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Since a providence may build on a bridge, and since certain bridges may be placed as archways over land: it is an obvious fact that this Earth could be turned into a topological and territoried donut/torroid; therefore, l assume it is one, needing 7 colors to be properly colored-in as a globe. As a flat map however; the underside and underneath portions of the bridge [and their territories] would be invisible, unless we gave them something akin to transparency; so let's do that. We will add a color for every possible permutation of overlap between the seven types of colorful territory. A bridge has: a "top" (where people walk); an "underside" (that people look up at, and can hang from); and an "underneath" (which is a path that passes under, both: the top, and the underside). This means that there are atleast 3 positions that a color can be on, so we will give this model the variable: "K" = 3; and the variable "N" = 7. To get every permutation of every ordered color-overlap which can appear on the bridge, we simple do: 7^3, to get the answer: 343. Then we add: 7 to 343, because there is also the possibility of surrounding flat areas, which gives us the answer 350. Right? So does one need atleast 350 colors to adequately color-in the boundries of a map of any given real places on the surface our Earth? Am I being too generous? Does it need more?

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2 Answers 2

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This is not true. You can color any map on a torus of genus 1 (that is a donut, or a normal cup with one handle) with at most 7 colors. But the higher the genus, the more colors you need. Any bridge you add increases the genus, so there is no a-priori limit on the number of colors needed.

There is a formula giving a lower bound to the minimum number of colors for any map on an orientable surface (like Earth with $n$ bridges), which has been conjectured in 1890 and completely proven in 1968. This is a lower bound, which gives $4$ for a sphere. It doesn't say that the bound is strict, there might be surfaces where you can't attain the bound. Still the bound is increasing and unlimited, the higher the genus (number of bridges) the more colors you need.

This is the formula: $$ \left\lfloor \frac{7+\sqrt{1+48g}}{2} \right\rfloor $$

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  • $\begingroup$ I was reading the answers but now they all say "[math processing error]" is it doing that on your end too? $\endgroup$
    – user179283
    Jan 2, 2018 at 14:46
  • $\begingroup$ You seem to know your stuff. My gut says to click your answer $\endgroup$
    – user179283
    Jan 2, 2018 at 14:47
  • $\begingroup$ I'm bummed that I'm seeing this: " [Math Processing Error] " instead of your explanation though, I was in the middle of reading; and then everything flickered [flickered and then changed to something glitchy/unreadable] $\endgroup$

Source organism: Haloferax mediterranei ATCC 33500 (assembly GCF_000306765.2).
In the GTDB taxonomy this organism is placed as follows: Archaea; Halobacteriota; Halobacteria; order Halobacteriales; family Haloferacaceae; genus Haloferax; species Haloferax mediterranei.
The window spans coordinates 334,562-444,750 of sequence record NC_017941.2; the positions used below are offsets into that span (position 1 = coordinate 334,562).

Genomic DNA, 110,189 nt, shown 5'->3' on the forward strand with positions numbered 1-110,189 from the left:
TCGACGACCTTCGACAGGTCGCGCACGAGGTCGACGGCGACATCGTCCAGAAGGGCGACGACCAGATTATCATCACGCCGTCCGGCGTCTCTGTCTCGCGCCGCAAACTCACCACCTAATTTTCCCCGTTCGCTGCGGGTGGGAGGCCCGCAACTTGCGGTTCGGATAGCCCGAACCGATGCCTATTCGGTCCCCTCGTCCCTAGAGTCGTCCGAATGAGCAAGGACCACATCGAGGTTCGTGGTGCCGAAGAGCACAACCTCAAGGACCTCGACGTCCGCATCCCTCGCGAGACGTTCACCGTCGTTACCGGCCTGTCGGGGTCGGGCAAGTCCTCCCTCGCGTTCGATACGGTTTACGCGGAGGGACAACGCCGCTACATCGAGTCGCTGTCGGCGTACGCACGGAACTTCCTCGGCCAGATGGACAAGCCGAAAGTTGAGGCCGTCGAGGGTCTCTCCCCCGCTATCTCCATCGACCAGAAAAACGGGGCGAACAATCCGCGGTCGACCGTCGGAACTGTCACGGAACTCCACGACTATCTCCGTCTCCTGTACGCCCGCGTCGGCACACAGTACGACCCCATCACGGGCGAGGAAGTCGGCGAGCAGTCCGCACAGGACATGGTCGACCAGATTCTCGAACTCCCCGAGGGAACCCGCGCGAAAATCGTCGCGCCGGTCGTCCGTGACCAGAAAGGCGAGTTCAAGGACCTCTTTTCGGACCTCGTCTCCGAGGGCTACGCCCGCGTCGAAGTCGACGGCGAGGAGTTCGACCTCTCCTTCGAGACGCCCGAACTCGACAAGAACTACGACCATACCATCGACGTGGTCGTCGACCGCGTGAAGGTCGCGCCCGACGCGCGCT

– user179283
    Jan 2, 2018 at 14:49
  • $\begingroup$ The stuff is back, I see it; it's neat, and your answer is logical. I think my flaw was in imagining a world with only one bridge. Or perhaps I meant to describe a kingdom with only one... either way: I think I'm getting it. I am curious if I am right, for a kingdom with only one archway landmass, with subdivided states though; I'm not sure if I wanna go through the trouble of askimg a whole other question though... Am I? Or no? $\endgroup$
    – user179283
    Jan 2, 2018 at 15:07
  • $\begingroup$ If you have only one bridge, 7 colors are always enough. $\endgroup$
    – rewritten
    Jan 3, 2018 at 18:45
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I don't understand where the number $7$ is coming from. If you allow the bridges, then we are not colouring planar graphs anymore: we are colouring arbitrary graphs and, for that, no finite number of colours would suffice.

Imagine you have $n$ countries, and imagine there is a bridge between each two of them. (The bridges may be very long and very high, some bridges may need to go over other bridges.)

Think: how many colours do you need in that case? $n$, I guess, as a minimum, just to colour the territories, plus whatever else you want to add in order to colour the rest.

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  • $\begingroup$ I was reading the answers but now they all say "[math processing error]" is it doing that onyour end too? $\endgroup$
    – user179283
    Jan 2, 2018 at 14:46
  • $\begingroup$ @user179283 It is all fine on my end... $\endgroup$
    – user491874
    Jan 2, 2018 at 14:48
  • $\begingroup$ This semi-unrelated, but could you or someone you have good faith in, take a look at this " math.stackexchange.com/q/2580652/515443 " question of mine? it's been flying under the radar for awhile now, and it's eat'n me up inside... ...cos the answer relates to a creative project I'm working on, and I want tto maintasin as much accuracy as possible $\endgroup$
    – user179283
    Jan 2, 2018 at 14:54
  • $\begingroup$ Oh, then maybe it's just bad cell service on my end; if so, it should come back eventually (hopefully) $\endgroup$
    – user179283
    Jan 2, 2018 at 14:55
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    $\begingroup$ @user179283 I will have a look but cannot guarantee anything. Have you thought of offering a bounty on your question? $\endgroup$
    – user491874
    Jan 2, 2018 at 14:56

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